Ardor Hinduism
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Product Description

In a mediation on the wisdom of the Vedas, Roberto Calasso brings ritual and sacrifice to bear on the modern world

In this revelatory volume, Roberto Calasso, whom The Paris Review has called “a literary institution,” explores the ancient texts known as the Vedas. Little is known about the Vedic people who lived more than three thousand years ago in northern India: they left behind almost no objects, images, or ruins. They created no empires. Even the hallucinogenic plant the soma, which appears at the center of some of their rituals, has not been identified with any certainty. Only a “Parthenon of words” remains: verses and formulations suggesting a daring understanding of life.
“If the Vedic people had been asked why they did not build cities,” writes Calasso, “they could have replied: we did not seek power, but rapture.” This is the ardor of the Vedic world, a burning intensity that is always present, both in the mind and in the cosmos.
With his signature erudition and profound sense of the past, Calasso explores the enigmatic web of ritual and myth that defines the Vedas. Often at odds with modern thought, these texts illuminate the nature of consciousness more than anybody else has managed up to now. Following the “hundred paths” of the Satapatha Brahmana, an impressive exegesis of Vedic ritual, Ardor indicates that it may be possible to reach what is closest to us by passing through that which is most remote, as “the whole of Vedic India was an attempt to think further.”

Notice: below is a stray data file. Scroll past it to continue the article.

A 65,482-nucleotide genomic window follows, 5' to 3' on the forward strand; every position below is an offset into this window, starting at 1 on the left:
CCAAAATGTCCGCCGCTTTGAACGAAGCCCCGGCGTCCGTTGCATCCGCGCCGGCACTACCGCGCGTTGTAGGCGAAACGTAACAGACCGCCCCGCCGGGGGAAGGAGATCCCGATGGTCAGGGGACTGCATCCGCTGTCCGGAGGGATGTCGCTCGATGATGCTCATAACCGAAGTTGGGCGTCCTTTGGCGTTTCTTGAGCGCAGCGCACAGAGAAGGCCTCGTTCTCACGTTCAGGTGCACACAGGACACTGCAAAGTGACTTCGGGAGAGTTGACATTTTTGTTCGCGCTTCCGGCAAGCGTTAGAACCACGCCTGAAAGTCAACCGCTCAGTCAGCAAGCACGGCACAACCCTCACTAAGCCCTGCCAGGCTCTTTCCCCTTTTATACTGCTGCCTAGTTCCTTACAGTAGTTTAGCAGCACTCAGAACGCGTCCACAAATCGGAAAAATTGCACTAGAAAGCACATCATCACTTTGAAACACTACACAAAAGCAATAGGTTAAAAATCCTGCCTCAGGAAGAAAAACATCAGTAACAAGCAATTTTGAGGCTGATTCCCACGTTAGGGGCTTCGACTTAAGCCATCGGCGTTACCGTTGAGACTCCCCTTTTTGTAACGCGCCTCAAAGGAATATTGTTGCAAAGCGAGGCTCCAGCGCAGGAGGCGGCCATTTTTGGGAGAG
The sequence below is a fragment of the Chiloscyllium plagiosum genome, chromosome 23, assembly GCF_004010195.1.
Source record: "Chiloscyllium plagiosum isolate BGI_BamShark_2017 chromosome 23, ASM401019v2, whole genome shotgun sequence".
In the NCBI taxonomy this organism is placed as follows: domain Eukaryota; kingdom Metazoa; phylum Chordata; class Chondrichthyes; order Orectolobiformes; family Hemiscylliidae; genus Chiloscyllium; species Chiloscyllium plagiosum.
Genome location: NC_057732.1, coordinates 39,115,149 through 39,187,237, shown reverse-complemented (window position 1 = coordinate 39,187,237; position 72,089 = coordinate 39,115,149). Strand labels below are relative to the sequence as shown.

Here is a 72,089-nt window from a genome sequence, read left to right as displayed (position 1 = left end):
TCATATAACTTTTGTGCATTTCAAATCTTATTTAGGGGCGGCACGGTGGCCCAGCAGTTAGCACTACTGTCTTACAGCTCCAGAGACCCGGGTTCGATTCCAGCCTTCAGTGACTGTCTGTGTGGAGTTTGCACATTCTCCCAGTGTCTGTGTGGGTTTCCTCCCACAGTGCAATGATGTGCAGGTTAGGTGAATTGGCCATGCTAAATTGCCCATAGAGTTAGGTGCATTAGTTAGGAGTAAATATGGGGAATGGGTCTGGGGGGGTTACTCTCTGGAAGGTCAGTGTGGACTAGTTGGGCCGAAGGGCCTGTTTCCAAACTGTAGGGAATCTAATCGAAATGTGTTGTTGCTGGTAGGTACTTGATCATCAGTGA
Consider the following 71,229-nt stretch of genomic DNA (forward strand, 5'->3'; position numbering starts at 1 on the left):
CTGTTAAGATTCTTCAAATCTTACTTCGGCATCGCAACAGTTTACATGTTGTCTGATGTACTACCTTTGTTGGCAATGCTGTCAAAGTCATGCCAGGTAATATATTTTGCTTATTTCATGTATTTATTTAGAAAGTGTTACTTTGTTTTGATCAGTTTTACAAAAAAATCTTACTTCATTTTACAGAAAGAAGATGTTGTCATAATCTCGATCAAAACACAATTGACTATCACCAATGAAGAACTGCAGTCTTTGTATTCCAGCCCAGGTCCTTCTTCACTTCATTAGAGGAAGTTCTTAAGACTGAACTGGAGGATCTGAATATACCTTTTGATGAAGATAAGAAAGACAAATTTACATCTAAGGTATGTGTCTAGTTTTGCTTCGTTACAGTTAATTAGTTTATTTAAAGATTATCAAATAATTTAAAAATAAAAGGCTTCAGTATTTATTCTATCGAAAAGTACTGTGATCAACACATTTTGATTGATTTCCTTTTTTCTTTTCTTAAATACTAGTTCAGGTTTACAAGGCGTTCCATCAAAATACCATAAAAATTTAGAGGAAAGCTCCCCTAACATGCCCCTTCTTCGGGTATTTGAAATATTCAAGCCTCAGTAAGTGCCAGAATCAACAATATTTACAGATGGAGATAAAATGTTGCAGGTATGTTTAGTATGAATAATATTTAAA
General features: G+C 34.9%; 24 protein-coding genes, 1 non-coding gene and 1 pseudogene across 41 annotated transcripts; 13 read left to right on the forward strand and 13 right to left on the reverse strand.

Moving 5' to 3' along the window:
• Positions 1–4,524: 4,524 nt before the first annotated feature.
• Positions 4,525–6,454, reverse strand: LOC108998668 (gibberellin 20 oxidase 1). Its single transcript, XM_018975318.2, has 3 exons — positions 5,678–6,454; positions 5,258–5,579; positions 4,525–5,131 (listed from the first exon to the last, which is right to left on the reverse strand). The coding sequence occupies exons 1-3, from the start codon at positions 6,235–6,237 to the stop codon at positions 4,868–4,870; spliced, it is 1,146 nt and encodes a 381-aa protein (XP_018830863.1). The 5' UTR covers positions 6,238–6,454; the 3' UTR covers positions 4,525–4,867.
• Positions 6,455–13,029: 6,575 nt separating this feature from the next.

Editorial Reviews

Calasso follows 2012's La folie Baudelaire with the seventh installment of an ongoing work, continuing in some measure the investigations of his marvelous Ka: Stories of the Mind and Gods of India (1998). Calasso takes the reader on a tour through the Vedic literature of India, especially the Satapatha Brahmana, an 8th century B.C.E. commentary on the Vedic rites. The desire for the self (atman) to become one with the divine (brahman) is, he points out in this careful, thoughtful, and detailed exploration, at the center of Vedic life. In the Vedas, sacrifice and the rituals that accompany it are the avenue which one travels to become divine: "The sacrifice is a journey—linked to a destruction. A journey from a visible place to an invisible place, and back." Soma, the intoxicating drink at the center of these rituals, enhances individuals' ability to achieve immortality and communicate with the gods; it enhances their ardor: "If soma is desired just as much by gods as by men, it will also become their factor in common. Only in rapture can gods and men communicate." Richard Dixon's supple and elegant translation brings Calasso's poetic meditations to life. Readers will return again and again for wisdom and insight. Illus. (Nov.)

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